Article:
Hymedesmia jecusculum (Bowerbank, 1866)

Order : POECILOSCLERIDA

Family : Hymedesmiidae


Form: Thin sheets, up to 10cms across, but smaller typically.

Colour: Deep orange or red.

Smell: None.

Consistency: Soft.

Surface: Smooth, with subsurface exhalent canals visible. Densely covered with oval pore areas.

Apertures: Oscules may not be apparent. Pores in oval pore-sieve areas with smooth tissue between.

Contraction: Hard to determine because of thinness of sheets.



Internal characters

Skeleton: Hymedesmoid, with large primary acanthostyles and also smaller acanthostyles echinating the substrate. The rest of the skeleton consists of flexuous columns or fibres of many parallel tornotes, which fan out to run parallel with the surface. Arcuate isochelae reinforce the ectosome.

Spicules: Primary acanthostyles (a) measure 360Ám in length by ca. 7.5Ám in width. The head is thickly set with spines, whilst small, rather scattered, spines extend along the shaft but are much less frequent in the distal half. There is usually an abrupt curvature just above the head, the rest of the shaft being straight. The smaller acanthostyles (b) measure 120Ám in length by 5Ám in width. They are straight or very slightly curved, and conspicuously spined along the whole length. The spines on the head are fairly long, those on the shaft recurved. The tornotes (c) are slightly fusiform, thin, measuring 285Ám in length, by 3.5Ám in width. They are symmetrical, pointed at both ends. Microscleres are arcuate isochelae (d), ca. 20Ám in length.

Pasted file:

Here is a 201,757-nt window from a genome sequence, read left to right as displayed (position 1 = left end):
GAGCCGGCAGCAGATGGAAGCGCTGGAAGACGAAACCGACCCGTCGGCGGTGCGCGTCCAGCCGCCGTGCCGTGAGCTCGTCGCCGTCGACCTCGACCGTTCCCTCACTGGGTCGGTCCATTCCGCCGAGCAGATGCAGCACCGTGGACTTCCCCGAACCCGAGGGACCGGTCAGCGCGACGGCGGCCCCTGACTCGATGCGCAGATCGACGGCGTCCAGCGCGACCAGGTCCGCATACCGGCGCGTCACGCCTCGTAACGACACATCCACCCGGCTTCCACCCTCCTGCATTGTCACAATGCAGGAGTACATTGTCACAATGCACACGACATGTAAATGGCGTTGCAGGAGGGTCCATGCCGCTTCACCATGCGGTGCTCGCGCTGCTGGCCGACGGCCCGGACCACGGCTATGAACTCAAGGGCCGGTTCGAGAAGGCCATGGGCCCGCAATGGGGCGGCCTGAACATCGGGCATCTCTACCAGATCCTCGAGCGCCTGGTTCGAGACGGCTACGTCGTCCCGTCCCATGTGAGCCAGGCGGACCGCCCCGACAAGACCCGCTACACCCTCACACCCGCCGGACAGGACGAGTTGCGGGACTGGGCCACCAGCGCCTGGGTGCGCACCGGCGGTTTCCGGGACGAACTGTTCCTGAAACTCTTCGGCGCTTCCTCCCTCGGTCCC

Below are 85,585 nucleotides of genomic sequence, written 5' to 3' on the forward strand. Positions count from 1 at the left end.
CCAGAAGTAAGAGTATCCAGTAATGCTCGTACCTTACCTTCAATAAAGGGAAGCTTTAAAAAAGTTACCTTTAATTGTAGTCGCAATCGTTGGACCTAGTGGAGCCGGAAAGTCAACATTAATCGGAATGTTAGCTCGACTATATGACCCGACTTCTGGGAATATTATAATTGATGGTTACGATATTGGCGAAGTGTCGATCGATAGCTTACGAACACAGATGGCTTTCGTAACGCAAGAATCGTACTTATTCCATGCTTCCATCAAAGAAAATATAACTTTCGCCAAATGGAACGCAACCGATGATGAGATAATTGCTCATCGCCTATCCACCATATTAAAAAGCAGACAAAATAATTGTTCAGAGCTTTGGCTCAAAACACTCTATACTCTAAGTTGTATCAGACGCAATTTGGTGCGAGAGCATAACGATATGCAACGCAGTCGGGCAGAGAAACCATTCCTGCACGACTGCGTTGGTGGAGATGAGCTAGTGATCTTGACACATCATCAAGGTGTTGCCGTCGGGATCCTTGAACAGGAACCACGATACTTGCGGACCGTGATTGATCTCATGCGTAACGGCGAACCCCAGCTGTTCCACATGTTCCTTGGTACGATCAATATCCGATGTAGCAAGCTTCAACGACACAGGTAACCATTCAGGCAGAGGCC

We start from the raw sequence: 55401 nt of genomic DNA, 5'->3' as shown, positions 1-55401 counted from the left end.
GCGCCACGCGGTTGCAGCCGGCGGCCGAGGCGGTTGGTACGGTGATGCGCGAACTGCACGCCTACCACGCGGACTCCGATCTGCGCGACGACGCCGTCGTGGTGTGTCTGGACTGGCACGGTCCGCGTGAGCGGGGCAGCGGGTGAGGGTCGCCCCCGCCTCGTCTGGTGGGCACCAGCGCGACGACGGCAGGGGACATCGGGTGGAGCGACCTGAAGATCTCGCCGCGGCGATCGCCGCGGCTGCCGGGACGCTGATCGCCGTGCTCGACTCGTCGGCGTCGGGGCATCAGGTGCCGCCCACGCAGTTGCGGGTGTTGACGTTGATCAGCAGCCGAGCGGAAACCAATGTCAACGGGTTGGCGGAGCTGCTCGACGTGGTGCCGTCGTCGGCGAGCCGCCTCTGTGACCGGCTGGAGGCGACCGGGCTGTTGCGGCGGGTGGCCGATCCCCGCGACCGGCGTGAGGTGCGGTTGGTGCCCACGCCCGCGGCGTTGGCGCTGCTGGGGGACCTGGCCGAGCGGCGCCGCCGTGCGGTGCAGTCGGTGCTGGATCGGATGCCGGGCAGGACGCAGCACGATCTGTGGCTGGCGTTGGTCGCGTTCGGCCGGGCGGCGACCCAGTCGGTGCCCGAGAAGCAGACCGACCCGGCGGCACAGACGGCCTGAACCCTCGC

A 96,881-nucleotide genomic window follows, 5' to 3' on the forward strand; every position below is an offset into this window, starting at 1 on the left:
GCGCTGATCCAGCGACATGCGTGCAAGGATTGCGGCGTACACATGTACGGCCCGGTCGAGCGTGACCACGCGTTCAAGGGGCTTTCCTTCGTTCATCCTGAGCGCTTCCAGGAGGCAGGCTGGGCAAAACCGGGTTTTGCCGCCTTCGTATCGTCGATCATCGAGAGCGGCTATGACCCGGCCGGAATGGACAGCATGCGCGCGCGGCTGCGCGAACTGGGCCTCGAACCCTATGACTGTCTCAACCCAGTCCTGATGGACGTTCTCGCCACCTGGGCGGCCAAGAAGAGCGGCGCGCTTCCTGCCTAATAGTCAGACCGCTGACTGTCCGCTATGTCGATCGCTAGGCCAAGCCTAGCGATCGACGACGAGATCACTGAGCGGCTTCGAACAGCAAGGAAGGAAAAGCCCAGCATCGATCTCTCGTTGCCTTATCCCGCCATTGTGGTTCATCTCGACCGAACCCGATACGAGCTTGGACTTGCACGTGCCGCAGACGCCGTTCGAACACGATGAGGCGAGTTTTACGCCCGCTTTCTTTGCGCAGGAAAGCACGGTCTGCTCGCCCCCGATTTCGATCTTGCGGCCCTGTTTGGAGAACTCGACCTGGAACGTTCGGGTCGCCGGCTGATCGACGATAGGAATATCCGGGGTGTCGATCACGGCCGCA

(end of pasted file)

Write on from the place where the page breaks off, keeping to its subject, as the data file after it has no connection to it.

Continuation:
Habitat: On bedrock and boulders, usually in deep water below 25m depth, but originally described from a cave in the intertidal zone. On horizontal rock in clear water.

Distribution: West coast of Ireland and Scotland, this is the commonest Hymedesmia species in diving range in these areas.

Distribution Map from NBN: Grid map (fast) : Interactive map (slower, requires login to view records) : National Biodiversity Network mapping facility, data for UK.

Identity: External appearance is not particularly helpful, but the pore sieves and thin sheet may suggest a hymedesmid sponge. The spicule complement and sizes are distinct from the other Hymedesmia species in this Guide, but there are many other Hymedesmia species and the complex is currently ill-understood.

Voucher: BELUM : Mc1309. Loch Duich, Scotland

Editors: Christine Morrow, Bernard Picton & Rob van Soest.



 Picton, B.E., Morrow, C.C. & van Soest, R.W.B., 2011. [In] Sponges of Britain and Ireland
http://www.habitas.org.uk/marinelife/sponge_guide/sponges.asp?item=C7380

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